DIETARY SUPPLEMENT FACT SHEET Caffeine _1_ 3_ 7-trimethylxanthine_

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DIETARY SUPPLEMENT FACT SHEET Caffeine _1_ 3_ 7-trimethylxanthine_ Powered By Docstoc

Caffeine (1, 3, 7-trimethylxanthine)
Also known as: Anhydrous Caffeine, Caffeine and Sodium Benzoate, Caffeine Citrate, Citrated

Historical Perspective: Caffeine containing beverages and plants have been used for thousands of
years, with the first historical record of use found in Aztec records. Six caffeine-containing plants are
more widely used in the world than all other herbal materials put together, these include: cacao, coffee,
guarana, kola, mate and tea.

Common Uses: Caffeine is used to treat headaches and migraines, increase mental alertness, treat
asthma and enhance athletic performance. In combination, caffeine is used with ephedrine (ephedra or
Ma Huang) or other stimulants and diuretics (water pills) to promote weight loss.

Common and/or Recommended Dosage: The dosage recommended for athletic performance is
6-13 milligrams per kilogram of body weight taken 30-60 minutes prior to exercise. A typical dose to
treat headache or increase mental alertness is up to 250 milligrams per day.

Potential Side Effects: Caffeine can cause insomnia, nervousness, restlessness, gastric (digestive
system) irritation, nausea and vomiting, tachycardia (excessively rapid increase in heart rate),
quickened respiration, tremors (involuntary quivering), delirium (acute mental disorder characterized
by disordered thinking and rambling speech), convulsions and diuresis (increased excretion of urine).
Large doses can produce headache, anxiety, agitation, ringing in the ears and abnormal heartbeat.
Long-term use of caffeine, especially in large amounts, can sometimes produce tolerance, dependency
and psychological dependence. Discontinuing use of caffeine can sometimes result in physical
withdrawal symptoms, including headaches, irritation, nervousness, anxiety and dizziness. Side effects
of caffeine use are often increased by the use of other caffeine-containing herbs/supplements such as
guarana and mate. Use of caffeine-containing beverages -- coffee, cola and black teas -- along with
oral caffeine can greatly increase the side effects. Delirium can occur with intake over 1,000 milligrams
per day and death can occur with intake over 18,000 milligrams per day.

Food Drug-Supplement Interactions: The following list of drugs when used with caffeine can
increase the risk of caffeine-related side effects:

1) alcohol

2) disulfiram (Antabuse)

3) estrogen (Estrace)

4) terbinafine (lamisil)

5) fluvoxamine (Luvox)

6) mexiletine (Mexitil)

7) oral contraceptives (birth control pills)

8) quinolones (Cipro, Penetrex, Tequin, Levaquin, Floxin, etc.)

9) riluzole (Rilutek)

10) cimetidine (Tagamet)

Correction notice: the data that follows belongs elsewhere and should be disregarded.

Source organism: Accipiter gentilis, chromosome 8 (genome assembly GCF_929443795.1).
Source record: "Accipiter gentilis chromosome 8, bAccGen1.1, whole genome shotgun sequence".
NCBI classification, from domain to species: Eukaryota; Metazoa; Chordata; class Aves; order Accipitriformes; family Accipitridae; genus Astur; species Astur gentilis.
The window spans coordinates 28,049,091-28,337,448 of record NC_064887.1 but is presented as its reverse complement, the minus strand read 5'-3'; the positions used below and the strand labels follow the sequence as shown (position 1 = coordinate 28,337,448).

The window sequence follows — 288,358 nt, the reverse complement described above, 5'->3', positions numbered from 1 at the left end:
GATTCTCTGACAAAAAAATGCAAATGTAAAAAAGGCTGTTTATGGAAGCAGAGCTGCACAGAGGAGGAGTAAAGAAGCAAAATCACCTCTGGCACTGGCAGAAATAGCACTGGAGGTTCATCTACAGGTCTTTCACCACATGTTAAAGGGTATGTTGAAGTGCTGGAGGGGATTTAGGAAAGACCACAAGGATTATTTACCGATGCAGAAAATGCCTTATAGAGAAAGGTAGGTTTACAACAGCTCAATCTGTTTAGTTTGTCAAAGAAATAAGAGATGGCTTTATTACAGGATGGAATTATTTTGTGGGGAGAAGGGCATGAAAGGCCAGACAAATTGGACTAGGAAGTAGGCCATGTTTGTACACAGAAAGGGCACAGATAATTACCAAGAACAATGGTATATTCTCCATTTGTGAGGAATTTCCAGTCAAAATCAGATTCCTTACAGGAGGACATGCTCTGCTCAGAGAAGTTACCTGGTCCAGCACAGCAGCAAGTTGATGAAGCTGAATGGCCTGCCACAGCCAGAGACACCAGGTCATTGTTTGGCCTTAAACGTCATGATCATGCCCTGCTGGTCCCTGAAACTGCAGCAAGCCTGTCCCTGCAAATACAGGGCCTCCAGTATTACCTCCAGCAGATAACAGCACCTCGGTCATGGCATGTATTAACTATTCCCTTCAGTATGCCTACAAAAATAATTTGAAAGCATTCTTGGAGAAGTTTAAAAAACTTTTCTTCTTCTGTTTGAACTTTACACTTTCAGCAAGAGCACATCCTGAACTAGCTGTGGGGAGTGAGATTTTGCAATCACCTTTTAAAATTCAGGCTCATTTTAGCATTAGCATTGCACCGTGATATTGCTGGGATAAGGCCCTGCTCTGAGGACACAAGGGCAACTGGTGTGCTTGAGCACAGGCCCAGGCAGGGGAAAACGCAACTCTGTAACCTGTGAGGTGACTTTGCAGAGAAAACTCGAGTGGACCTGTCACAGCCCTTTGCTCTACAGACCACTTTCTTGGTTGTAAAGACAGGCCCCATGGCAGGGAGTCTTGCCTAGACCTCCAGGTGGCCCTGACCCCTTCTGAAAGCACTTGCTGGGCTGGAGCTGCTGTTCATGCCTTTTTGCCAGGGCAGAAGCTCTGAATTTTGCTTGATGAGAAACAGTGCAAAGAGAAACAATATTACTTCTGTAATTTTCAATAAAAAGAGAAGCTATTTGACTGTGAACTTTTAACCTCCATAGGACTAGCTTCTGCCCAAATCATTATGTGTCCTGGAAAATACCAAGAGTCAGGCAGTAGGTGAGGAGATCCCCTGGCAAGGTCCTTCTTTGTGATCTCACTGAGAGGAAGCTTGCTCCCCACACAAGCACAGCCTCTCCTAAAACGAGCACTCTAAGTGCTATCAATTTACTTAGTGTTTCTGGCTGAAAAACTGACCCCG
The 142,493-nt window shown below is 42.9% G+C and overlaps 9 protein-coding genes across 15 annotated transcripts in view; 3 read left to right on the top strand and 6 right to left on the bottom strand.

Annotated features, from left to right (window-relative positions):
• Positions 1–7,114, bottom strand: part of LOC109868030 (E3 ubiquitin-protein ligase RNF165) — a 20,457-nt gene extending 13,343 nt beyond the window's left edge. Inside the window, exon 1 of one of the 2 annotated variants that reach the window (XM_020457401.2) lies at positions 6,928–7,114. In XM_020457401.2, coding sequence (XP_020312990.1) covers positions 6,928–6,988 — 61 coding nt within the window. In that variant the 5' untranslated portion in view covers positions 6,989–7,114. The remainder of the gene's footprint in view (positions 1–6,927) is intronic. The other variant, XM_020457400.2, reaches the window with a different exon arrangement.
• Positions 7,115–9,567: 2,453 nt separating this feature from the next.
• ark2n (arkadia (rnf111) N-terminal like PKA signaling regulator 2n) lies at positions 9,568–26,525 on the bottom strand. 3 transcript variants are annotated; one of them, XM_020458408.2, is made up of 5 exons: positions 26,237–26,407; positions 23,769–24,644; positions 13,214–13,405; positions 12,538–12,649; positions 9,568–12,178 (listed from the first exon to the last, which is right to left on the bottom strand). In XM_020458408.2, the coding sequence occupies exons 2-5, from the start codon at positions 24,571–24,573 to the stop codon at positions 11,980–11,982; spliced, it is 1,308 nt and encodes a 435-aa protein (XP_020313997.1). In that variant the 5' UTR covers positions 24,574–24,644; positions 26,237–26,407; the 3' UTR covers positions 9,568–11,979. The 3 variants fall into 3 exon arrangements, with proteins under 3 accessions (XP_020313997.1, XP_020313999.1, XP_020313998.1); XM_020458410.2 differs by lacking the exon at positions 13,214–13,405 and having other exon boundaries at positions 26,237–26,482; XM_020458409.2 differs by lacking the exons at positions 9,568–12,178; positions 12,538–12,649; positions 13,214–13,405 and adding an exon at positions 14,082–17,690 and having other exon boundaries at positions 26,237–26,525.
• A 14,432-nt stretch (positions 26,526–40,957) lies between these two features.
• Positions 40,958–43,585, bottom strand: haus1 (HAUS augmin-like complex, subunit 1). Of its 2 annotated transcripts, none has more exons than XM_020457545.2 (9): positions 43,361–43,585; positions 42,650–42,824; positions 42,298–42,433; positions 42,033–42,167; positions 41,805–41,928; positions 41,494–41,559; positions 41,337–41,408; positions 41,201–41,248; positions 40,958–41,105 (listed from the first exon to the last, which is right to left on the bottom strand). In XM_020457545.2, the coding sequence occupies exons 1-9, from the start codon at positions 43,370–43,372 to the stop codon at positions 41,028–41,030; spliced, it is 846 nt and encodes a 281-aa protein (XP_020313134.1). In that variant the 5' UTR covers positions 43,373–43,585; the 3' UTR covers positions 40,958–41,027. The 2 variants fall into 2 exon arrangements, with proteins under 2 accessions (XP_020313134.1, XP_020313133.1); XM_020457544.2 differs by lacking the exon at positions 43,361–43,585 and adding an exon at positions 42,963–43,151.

11) verapamil (Calan, Isoptin, Verelan)
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                  USACHPPM Directorate of Health Promotion and Wellness

Caffeine can increase the side effects of:

1) albuterol (Proventil, Ventolin)

2) metaproterenol (Alupent)

3) ephedrine (Ephedra, Ma Huang)

4) phenylpropanolamine (Dexatrim, Propagest)

5) lithium (Eskalith, Lithobid)

6) MAO inhibitors (Nardil, Parnate and others)

7) methylphenidate (Ritalin)

8) theophylline (Theo-dur)

9) riluzole (Rilutek)

Caffeine may decrease the effectiveness of:

1) clozapine (Clozaril)

2) clorazepate (Tranxene)

3) oxazepam (Serax)

4) diazepam (Valium)

Contraindication to Use: Heart disease, depression or anxiety disorders, diabetes, high blood
pressure, kidney disease, peptic ulcer disease, and pregnancy (further guidance concerning pregnancy
recommendations can be obtained at It is not recommended for children.

Research Data on Safety and Efficacy: Caffeine is a safe product when used in moderation.
Research shows that it may improve performance in prolonged exercise at moderate intensity.
However, there is no benefit for routine, high dose caffeine users (i.e., 5-6 cups of coffee per day). It
is FDA-approved and is used in several over-the-counter and prescription products. The International
Olympic Committee bans use of caffeine in excess of 7 milligrams per kilogram body weight.

   Bottom Line: Caffeine is safe when used in moderate, reasonable amounts. Consult a health
   care provider, registered dietitian or pharmacist when considering using caffeine-containing
   products in combination with prescription medications or herbal supplements.


1. Tyler’s Honest Herbal, 4th Edition. Steven Foster, and Varro E. Tyler, PhD. 1999.

2. The Natural Medicines Comprehensive Database, 4th Edition. Jeff M. Jellin, Pharm D, Therapeutic
Research Facility, 2002.

                   USACHPPM Directorate of Health Promotion and Wellness